Being the first proclaimed socialist prime minister of Greece, Papandreou’s policies generated sworn enemies, but many more admirers. In 1981, he based his winning campaign on a militant ticket that stood against the right-wing, the European Union (European Community as it was called then) and NATO. Yet, he never fulfilled his promises to pull Greece out of the EU or NATO. And sooner than later, his self-professed socialist cabinet proved to be mired in money scandals and lush living.
His followers called him “Andreas” because they identified with him. He was smart at hiding his aristocratic background and his time as Harvard professor in the U.S. by assuming a persona of a fighter for human rights and social justice. People loved him and supported him even when his financial scandals were exposed.
Nevertheless, he continued to be a people’s person. When he divorced his wife to marry a much younger air hostess, he became more of a hero for many. It would be safe to say that many Greeks lived through him.
Papandreou was a true charismatic leader who modernized Greek society in many ways. He created the National Health System and built many health centers, he gave more power to the parliament, he introduced civil marriage and gender equality, he abolished the antiquated dowry tradition. Overall, he used the funds from the EU development packages to create a welfare state, which was not devoid of corruption, cronyism and lack of meritocracy.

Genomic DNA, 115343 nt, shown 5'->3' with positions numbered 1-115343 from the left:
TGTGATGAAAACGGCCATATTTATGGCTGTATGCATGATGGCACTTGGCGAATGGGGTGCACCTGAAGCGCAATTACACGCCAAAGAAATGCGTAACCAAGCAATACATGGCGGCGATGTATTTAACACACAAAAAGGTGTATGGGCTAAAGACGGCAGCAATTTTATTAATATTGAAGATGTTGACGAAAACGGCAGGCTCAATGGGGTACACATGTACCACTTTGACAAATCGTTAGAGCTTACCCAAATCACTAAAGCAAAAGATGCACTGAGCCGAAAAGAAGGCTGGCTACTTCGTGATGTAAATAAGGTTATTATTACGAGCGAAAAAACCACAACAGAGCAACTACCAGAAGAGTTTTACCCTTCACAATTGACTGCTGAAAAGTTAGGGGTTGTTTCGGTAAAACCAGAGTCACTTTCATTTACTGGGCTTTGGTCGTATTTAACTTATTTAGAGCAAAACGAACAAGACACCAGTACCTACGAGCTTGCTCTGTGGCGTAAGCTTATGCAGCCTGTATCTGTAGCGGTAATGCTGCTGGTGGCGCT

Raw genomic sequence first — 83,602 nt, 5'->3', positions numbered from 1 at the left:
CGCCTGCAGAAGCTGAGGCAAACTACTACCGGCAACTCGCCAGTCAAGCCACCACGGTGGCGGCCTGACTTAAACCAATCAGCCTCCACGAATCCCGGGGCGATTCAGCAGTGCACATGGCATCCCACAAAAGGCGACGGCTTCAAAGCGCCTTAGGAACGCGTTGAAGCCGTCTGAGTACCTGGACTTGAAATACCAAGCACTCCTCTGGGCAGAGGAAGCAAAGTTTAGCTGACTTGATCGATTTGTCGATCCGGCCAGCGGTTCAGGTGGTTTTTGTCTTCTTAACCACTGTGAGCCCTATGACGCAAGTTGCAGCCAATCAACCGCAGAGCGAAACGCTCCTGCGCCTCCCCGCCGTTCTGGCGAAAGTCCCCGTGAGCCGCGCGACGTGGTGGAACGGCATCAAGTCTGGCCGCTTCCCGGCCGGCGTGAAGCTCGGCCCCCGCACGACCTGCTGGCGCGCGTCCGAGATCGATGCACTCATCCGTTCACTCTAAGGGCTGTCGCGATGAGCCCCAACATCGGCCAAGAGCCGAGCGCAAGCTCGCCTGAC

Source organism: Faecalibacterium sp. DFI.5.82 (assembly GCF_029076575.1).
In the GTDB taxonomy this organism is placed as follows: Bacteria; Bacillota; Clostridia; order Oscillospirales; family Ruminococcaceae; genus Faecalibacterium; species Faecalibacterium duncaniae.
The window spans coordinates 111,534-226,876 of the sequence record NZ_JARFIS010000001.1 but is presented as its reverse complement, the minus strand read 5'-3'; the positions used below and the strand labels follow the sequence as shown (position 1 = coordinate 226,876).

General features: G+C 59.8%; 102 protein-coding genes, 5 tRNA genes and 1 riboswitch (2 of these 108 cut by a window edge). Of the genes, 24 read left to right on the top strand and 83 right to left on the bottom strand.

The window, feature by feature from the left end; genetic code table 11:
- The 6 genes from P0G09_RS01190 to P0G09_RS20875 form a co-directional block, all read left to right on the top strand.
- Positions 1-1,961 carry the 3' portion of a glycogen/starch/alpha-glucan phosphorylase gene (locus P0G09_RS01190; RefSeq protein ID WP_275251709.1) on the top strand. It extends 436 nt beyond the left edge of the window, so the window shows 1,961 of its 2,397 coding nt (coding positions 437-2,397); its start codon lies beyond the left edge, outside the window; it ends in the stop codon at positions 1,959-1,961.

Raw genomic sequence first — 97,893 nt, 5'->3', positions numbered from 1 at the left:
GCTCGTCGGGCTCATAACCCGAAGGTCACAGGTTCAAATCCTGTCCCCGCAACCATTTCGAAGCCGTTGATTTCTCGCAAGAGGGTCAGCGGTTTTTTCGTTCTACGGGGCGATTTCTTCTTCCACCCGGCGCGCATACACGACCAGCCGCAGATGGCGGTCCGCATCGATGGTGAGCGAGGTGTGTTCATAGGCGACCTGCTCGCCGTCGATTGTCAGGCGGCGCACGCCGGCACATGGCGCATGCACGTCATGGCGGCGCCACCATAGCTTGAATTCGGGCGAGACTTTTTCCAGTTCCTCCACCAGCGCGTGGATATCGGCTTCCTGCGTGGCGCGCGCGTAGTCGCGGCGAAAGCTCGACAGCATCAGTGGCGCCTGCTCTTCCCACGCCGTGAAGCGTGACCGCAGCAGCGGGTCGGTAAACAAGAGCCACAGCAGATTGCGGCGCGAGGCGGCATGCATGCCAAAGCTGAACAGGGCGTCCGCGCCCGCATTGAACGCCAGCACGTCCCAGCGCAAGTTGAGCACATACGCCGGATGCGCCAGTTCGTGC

In his efforts to become more popular, he gave more authority to unionists and university students. As a result, Greek universities became lairs of anarchists and other anti-social groups. He gave many early pensions and raises to pensioners, and as a result the social security system collapsed as the country has more pensioners than people who actually work. He inflated the public sector by hiring far too many employees, thus creating a labyrinthine bureaucracy that made state agencies dysfunctional and unfriendly to the people.
For many, Papandreou was the last great politician Greece had. The fall of PASOK is mainly due to the fact than no leader of the historic party has been nearly as popular as he. His picture featured on the party’s election campaign posters for years after his death. His son’s efforts to capitalize on the Andreas legacy brought him to power in 2009, but George Papandreou‘s administration collapsed after the onset of the economic crisis about a year later.